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What is Telematics and how does it work?

 What is meant by the term vehicle telematics, where did it originate, and how does it work? Join us as we answer these and other questions about telematics and the essential management tool it has become for many small and large fleet operations.

The history of telematics

Three decades ago, South Africa was faced with the challenge of increasing vehicle theft and other vehicle-related crimes such as hijacking. Factory-fitted car security systems were quite rudimentary, and this created a gap for after-market technology and service providers to step in to provide solutions that will enable the tracking and recovery of stolen vehicles. Most of the early systems were based on simple radio frequency (RF) technology that requires national proprietary RF networks and did not make use of the cellular networks. These basic devices were predominantly dormant and only activated once a vehicle was reported stolen. Recovery then took place using direction finding antennas deployed by ground or air recovery teams. Although the technology was quite crude, it was effective and was actively embraced by the insurance industry through premium discounts or mandated fitments to high-risk vehicles.

One could hardly refer to these early systems as Vehicle Telematics as it served a simple, singular but important purpose… the recovery of stolen vehicles. The game changer occurred when the cellular networks started to roll out ubiquitous mobile data networks (GSM). Almost at the same time, we saw global positioning satellite (GPS) technology becoming more accessible and affordable in consumer devices. This combination of GSM and GPS technologies, coupled with the introduction of various other sensors such as accelerometers to measure harsh events and detect potential crashes, has opened the door for some really useful vehicle telematics services. These services are rendered to the various stakeholders involved in the ownership and operations of vehicles, including not only the end-user, but also the insurance companies, banks, and more recently even the automotive manufacturers or OEMs.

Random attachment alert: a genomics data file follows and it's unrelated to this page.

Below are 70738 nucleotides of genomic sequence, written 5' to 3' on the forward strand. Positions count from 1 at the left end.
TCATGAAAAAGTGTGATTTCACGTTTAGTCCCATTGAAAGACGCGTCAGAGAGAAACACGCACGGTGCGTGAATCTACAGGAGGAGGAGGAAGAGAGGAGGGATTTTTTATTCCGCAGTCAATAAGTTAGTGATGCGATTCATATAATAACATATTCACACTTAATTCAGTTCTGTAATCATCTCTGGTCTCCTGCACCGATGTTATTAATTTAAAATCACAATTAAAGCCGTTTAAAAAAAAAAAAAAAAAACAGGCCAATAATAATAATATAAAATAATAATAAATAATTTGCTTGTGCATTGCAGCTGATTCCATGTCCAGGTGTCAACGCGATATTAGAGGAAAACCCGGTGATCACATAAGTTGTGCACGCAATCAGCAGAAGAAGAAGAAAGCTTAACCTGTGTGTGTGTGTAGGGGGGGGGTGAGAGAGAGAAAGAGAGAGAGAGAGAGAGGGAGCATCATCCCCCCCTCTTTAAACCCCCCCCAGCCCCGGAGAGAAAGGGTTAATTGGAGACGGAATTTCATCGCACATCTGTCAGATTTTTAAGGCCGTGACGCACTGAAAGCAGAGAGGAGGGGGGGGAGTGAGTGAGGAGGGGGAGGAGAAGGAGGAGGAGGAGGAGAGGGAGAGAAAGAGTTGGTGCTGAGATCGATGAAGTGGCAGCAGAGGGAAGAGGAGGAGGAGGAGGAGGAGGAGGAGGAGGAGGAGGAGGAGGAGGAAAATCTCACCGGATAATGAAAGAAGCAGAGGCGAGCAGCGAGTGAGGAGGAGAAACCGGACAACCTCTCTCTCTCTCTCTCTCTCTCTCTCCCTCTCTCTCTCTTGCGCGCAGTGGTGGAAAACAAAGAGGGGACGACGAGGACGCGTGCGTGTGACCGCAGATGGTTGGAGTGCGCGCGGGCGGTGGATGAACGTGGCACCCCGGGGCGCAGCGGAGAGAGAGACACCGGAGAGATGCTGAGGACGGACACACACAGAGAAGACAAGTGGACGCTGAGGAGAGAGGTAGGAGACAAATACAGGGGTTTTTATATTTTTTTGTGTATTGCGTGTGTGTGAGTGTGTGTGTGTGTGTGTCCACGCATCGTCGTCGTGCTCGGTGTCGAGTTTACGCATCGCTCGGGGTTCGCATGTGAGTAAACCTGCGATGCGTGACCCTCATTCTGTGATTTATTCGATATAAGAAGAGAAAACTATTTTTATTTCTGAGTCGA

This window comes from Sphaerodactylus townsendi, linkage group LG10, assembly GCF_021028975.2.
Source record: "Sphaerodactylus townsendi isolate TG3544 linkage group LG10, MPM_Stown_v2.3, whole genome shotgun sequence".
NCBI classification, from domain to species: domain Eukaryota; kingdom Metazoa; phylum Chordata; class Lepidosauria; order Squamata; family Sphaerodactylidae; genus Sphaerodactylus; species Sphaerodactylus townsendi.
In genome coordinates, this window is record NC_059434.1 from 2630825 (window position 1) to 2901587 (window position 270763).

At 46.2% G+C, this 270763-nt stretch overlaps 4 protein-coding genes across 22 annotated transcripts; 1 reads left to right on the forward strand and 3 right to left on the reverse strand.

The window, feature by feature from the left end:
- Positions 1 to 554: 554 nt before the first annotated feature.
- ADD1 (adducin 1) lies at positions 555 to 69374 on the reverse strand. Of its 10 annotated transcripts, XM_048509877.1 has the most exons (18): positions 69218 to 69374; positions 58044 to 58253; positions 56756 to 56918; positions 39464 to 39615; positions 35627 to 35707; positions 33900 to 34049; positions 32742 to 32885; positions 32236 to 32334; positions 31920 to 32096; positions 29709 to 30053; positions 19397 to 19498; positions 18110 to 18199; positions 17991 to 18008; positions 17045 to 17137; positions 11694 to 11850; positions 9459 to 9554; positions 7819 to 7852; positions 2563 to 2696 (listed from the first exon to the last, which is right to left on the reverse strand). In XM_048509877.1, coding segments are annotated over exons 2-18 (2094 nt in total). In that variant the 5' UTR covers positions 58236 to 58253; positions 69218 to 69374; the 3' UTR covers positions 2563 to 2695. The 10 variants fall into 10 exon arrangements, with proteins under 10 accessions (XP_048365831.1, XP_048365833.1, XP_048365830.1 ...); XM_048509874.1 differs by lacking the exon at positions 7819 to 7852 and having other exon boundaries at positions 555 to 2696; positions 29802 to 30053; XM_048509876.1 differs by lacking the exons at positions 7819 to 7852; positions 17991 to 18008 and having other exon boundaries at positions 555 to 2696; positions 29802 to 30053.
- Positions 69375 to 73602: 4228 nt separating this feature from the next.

Vehicle telematics technology is already quite entrenched in all the segments in the SA vehicle market, largely driven by the safety and security benefits of the technology. For years, large fleet operators have been deriving the commercial benefits of these systems such as route planning, fuel management, driver management and managing the efficient use of the fleet. Today, Small and Medium-sized Enterprises (SMEs) are fast adopting such technology for easy fleet visibility, increased efficiencies and cost savings.

What is telematics?

A telematics device is a highly intelligent computer consisting of a GPS tracking unit and various other on-board sensors that work together to monitor and report on the overall status and activities of the vehicle, including speed, idling time, fuel usage and more.

What does the typical telematics system comprise of and how does it work?

The purpose of a vehicle telematics system is to measure various parameters relating to the operation of a vehicle and then to transmit this data to a backend for analysis or use in application such as fleet management systems.